Orientation. Disorientation. Reorientation.
This week is orientation for many people going back to school… including me! I’m starting a new teaching appointment for the coming year. And orientation begins this morning. The week has hardly begun and already I have been pulled up short several times.
With every orientation to something new in our lives and in our practices of teaching and ministry comes what Hebrew Bible scholar, Walter Bruggemann calls disorientation. That is, we find ourselves put off balance, confused or unsure of what to do, or stopped in our tracks. Rather than going along with life, we are suddenly pulled up short.
This week I start my work as a visiting associate professor of pastoral theology and care at Union Theological Seminary (New York City, NY). Last night I arrived in time for the end of a picnic especially for new students and their partners and families.
I literally parked my suitcase and walked to the food table. And then I sat down with a table full of strangers and started meeting them gradually and began learning who they are and sharing who I am. The weather was perfect and the food was quite good (I would definitely call it advanced picnic).
Because I arrived late into the dinner time, the picnic was all too soon over. But I had no idea how to reach the place where I would stay. The buildings are something of a maze. I asked for some guidance from the students. They are also new, but soon they connected me with someone who could help.
We walked through a tunnel under the city streets. I heard stories about Martin Luther King, Jr. walking here. Wow.
Then we arrived at a small lobby in the residence area, and a group of students was all arriving at once in the same place. We introduced ourselves all around and they asked what I would be teaching. I told them pastoral theology.
A second year student said, “What is that?”
I was momentarily pulled up short. Nothing like starting a new endeavor and hearing first thing a question about what it even is.
Philosopher of educuation, Deborah Kerdeman, in her article “Self-Understanding as a Focus of Teaching and Learning,” observes that being “pulled up short” is a “deep recognition [which] confronts the fundamental limits of what human beings know and can do.” (1) Kerdeman says of these limits bring about pain that we must learn to live through if we are to learn from the moment.
I’ve lived through many such moments in my work. Being asked to explain who I am and what I do comes with the territory of being a woman called to ministry, a professor of practical/pastoral theology, an academic entrepreneur.
After a split second of disorientation, I simply shared with the students how pastoral theology starts with where people live, the suffering of their lives, and how we care for one another. This is an important way to step onto the pathway to understand and construct theology.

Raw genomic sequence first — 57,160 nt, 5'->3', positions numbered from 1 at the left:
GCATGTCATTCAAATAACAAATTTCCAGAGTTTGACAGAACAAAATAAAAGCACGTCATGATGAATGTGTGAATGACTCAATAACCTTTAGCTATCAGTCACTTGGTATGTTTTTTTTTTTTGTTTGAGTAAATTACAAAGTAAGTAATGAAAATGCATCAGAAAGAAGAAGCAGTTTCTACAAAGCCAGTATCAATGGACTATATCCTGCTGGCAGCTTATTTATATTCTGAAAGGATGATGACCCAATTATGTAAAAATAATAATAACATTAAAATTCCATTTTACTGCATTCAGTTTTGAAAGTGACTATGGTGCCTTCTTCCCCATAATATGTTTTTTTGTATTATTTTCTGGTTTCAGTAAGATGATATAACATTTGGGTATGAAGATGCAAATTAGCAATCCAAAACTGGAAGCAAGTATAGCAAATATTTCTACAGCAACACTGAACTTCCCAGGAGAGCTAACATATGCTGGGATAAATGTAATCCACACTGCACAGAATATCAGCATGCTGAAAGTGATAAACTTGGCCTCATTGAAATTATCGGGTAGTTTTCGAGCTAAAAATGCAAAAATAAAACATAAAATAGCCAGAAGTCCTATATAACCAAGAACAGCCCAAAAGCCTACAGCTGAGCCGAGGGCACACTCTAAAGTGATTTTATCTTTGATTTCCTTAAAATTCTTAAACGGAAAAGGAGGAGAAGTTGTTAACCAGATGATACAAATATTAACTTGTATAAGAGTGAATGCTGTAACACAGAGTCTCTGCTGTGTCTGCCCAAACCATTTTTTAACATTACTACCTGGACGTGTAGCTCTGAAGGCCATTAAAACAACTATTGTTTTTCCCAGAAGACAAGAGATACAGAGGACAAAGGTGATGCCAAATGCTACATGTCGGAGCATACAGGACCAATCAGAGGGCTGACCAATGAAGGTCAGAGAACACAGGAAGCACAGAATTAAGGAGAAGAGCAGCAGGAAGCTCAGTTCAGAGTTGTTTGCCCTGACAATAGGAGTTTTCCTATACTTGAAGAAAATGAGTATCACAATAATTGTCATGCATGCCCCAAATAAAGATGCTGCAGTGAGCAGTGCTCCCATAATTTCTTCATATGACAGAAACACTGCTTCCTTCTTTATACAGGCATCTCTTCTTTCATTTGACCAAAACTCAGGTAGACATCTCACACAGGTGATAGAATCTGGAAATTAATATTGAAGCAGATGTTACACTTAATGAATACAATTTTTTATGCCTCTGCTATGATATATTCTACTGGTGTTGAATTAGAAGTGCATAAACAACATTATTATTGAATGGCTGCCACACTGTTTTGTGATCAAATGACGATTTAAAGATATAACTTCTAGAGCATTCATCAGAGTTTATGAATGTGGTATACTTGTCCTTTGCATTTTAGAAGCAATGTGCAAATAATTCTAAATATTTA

Systematic or doctrinal theology begins with doctrine, scripture and/or history and proceeds in how to understand the sacred and to live. Pastoral theology begins with lived experience, including pain suffering, and proceeds from there to theological reflection and constructive meaning.
Kerdeman elaborates: “pain is not exclusively an injustice to uproot, a disorder to cure, or a wrong to set right. Pain is also an inevitable part of being alive. I call this kind of pain ‘being pulled up short.’ When we are pulled up short, events we neither want nor foresee and to which we may believe we are immune interrupt our lives and challenge our self-understanding in ways we cannot imagine in advance of living through them.”
You can read more about what Kerdeman has to say about being “pulled up short,” a phrase she borrows and elaborates from Hans-Georg Gadamer.
This week’s episode of Three Minute Ministry Mentor holds more about what this kind of learning moment looks like for a minister in practice. How do we go through the pain of discovering our limits? How do we recover? Is there hope of re-orientation to life on the other side of the experience of being pulled up short?
Watch to see how new pastor Keith recovers from hearing that his sermon was the most hurtful thing a person had ever heard.(2)
When it goes well, we learn to practice ministry with improvisation. Even when it does not go well, we can learn from our failures to grow in the practice and expand our repertoire of possible responses, try new modes of recovery, and learn how not to lose our balance entirely.
What has pulled YOU up short lately? How are you recovering and learning from the experience?
“pain is not exclusively an injustice to uproot, a disorder to cure, or a wrong to set right. Pain is also an inevitable part of being alive. I call this kind of pain “being pulled up short.” When we are pulled up short, events we neither want nor foresee and to which we may believe we are immune interrupt our lives and challenge our self-understanding in ways we cannot imagine in advance of living through them.”
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(1) Kerdeman, Deborah. “Pulled Up Short: Challenging Self-Understanding as a Focus of Teaching and Learning.” In Education and Practice: Upholding the Integrity of Teaching and Learning, edited by Joseph Dunne and Pádraig Hogan, 144-158. Malden, MA: Blackwell, 2004.
(2) Pastor Keith, a pseudonym, is a participant in the Learning Pastoral Imagination Project. This story is shared with his permission.